New Survey: 100% of Renewable Investors Perceive U.S. Market Increasing in Attractiveness Compared to Other Leading Countries Post-IRA
ACORE Releases Analysis Tracking Company Expectations for Renewable Finance Through 2026
A new analysis released today by the American Council on Renewable Energy (ACORE) assesses how the Inflation Reduction Act (IRA) is impacting the near- and mid-term outlooks of some of the most prominent investors and developers in the renewable energy sector. The report, Expectations for Renewable Energy Finance in 2023-2026, also presents survey results addressing the headwinds currently hindering the rate of clean energy development and the potential impacts of new and different financing structures, such as transferable tax credits, on the market over the next three years.
"America has never been a more attractive venue for renewable energy investment than it is today, thanks largely to the policy certainty provided by the IRA," said ACORE President and CEO Gregory Wetstone. "Even as tremendous opportunity awaits, there are still serious market challenges that must be resolved to realize the potential of the IRA and achieve the Biden administration's goal of power sector decarbonization by 2035."
While many of the same headwinds that existed before the IRA's enactment (grid-related issues, supply chain challenges, trade restrictions, tax equity constraints) continue to impact renewable investors and developers, the new analysis finds the IRA has already increased companies' participation in the renewable energy market in 2023. All surveyed developers and most investors said they plan to increase their activity in the U.S. renewable energy sector compared to last year, with 84% of investors planning to increase their U.S. renewable energy investment by 5% or more.
Additional survey findings:
For the first time in the six years ACORE has conducted investor surveys, investors unanimously expect the U.S. to increase in attractiveness for renewable energy investment in 2023-2026 compared to other countries.
Most investors (83%) expect the attractiveness of renewable energy to moderately or significantly increase compared to other asset classes in their portfolios in 2023-2026. None of the investors surveyed expect the attractiveness of renewable energy to decrease.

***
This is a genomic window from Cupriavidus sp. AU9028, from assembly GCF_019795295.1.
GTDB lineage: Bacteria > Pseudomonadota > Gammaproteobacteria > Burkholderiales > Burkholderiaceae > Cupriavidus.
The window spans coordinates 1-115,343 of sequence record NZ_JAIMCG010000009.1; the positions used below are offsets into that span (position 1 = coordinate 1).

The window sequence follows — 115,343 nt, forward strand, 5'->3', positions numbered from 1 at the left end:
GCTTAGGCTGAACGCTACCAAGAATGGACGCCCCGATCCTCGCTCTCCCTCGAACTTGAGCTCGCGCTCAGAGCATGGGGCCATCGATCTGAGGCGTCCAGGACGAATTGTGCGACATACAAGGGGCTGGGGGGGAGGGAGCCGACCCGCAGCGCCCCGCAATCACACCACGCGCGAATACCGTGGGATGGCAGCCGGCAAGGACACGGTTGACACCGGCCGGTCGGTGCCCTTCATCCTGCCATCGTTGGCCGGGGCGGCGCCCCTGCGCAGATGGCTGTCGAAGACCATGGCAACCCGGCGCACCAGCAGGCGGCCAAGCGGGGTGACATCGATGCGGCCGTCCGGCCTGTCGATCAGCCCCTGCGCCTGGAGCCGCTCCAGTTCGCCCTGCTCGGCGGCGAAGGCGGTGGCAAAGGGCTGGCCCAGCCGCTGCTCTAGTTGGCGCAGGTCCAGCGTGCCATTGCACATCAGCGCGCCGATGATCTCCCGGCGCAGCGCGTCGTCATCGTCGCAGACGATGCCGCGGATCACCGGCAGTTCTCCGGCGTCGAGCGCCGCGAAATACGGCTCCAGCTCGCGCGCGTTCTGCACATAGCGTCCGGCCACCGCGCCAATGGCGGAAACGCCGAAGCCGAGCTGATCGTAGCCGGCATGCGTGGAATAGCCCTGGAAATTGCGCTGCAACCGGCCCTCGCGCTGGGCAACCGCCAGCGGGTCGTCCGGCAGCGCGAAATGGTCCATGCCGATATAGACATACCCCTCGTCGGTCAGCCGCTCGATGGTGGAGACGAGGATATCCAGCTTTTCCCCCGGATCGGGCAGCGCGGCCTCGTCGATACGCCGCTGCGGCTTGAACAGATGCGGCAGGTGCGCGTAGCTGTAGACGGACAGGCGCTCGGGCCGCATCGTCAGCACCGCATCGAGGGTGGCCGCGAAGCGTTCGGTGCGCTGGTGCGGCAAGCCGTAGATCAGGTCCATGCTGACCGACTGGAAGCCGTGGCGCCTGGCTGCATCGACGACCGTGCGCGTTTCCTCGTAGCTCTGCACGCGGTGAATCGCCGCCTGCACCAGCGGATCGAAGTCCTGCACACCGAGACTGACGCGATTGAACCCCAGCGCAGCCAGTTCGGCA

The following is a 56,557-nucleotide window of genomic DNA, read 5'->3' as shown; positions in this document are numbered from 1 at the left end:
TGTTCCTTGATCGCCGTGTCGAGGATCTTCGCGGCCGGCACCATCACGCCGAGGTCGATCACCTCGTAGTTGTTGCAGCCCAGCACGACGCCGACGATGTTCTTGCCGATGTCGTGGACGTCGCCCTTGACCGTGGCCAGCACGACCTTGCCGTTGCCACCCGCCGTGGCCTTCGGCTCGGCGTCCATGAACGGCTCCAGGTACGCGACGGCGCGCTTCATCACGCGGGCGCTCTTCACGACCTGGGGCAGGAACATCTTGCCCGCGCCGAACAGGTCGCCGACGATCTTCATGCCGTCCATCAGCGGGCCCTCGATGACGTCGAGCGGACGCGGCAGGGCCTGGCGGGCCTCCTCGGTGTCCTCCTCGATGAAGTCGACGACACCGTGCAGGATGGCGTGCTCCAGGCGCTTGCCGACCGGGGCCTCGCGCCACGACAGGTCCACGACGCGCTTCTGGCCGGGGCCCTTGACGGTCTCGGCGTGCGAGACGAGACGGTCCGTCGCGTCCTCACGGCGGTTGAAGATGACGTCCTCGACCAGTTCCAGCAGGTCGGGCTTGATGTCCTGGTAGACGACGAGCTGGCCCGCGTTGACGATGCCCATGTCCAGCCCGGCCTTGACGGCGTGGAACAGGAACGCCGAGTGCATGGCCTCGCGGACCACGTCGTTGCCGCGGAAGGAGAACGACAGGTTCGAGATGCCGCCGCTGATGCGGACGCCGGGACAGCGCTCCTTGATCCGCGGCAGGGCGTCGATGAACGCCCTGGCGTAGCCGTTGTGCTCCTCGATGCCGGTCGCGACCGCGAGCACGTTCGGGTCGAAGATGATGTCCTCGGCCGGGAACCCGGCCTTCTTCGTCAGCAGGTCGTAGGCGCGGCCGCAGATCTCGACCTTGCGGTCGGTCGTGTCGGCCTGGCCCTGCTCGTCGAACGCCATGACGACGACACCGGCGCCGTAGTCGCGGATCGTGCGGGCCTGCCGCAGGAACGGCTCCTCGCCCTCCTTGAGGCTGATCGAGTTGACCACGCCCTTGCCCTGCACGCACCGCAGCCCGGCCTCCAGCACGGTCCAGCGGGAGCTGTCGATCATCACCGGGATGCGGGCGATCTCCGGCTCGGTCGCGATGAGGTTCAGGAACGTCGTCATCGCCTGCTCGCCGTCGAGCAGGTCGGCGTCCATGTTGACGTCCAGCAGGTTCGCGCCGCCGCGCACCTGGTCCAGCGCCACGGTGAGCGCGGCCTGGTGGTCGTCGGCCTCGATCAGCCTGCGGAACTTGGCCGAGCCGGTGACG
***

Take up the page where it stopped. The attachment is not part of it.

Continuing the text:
Survey respondents commented that headwinds such as supply chain constraints, trade restrictions, interconnection queue delays, and insufficient transmission capacity create significant risk challenges that can lead to delays in deal flow, longer lead times, and increased project costs.
One-third of developers have reduced their risk profiles in 2023. However, most large developers and many investors are willing to take on increased risks.
More than one-third of investors and developers expect a decrease in tax equity accessibility this year, but of the surveyed investors who specifically invest in tax equity, 45% expect to see an increase this year compared to 2022.
Over 80% of surveyed investors plan to utilize tax credit transferability or direct pay.
Survey participants agree that the tax equity market must nearly triple in size (from $18-20 billion annually to over $50 billion) to meet heightened post-IRA demand.
Recent attempts to limit ESG investment have affected one-third of investors and developers.
Over 90% of surveyed investors and developers prioritize low-to-moderate income or energy communities (as defined by the IRA) to some extent in their renewable investment or development decisions.
For the second year in a row, investors ranked utility-scale solar, energy storage, and commercial solar as the top three most attractive clean energy sectors for investment over 2023-2026.
PJM, MISO, ERCOT, and CAISO were selected as the top power markets for renewable energy investment and development in 2023-2026.
Many survey respondents reported plans to participate in domestic efforts to expand clean energy manufacturing. More than one-third of investors (38%) plan to invest in domestic clean energy manufacturing facilities in the U.S. Twenty-eight percent of developers report plans to open a new manufacturing plant, and 33% plan to incentivize their suppliers to open domestic facilities.
The report concludes with the policy reforms and market drivers that ACORE is pursuing this year to accelerate renewable energy growth, maximize the impact of the IRA, and reduce the effect of sector headwinds.
To download Expectations for Renewable Energy Finance in 2023-2026, https://acore.org/expectations-for-renewable-energy-finance-in-2023-2026/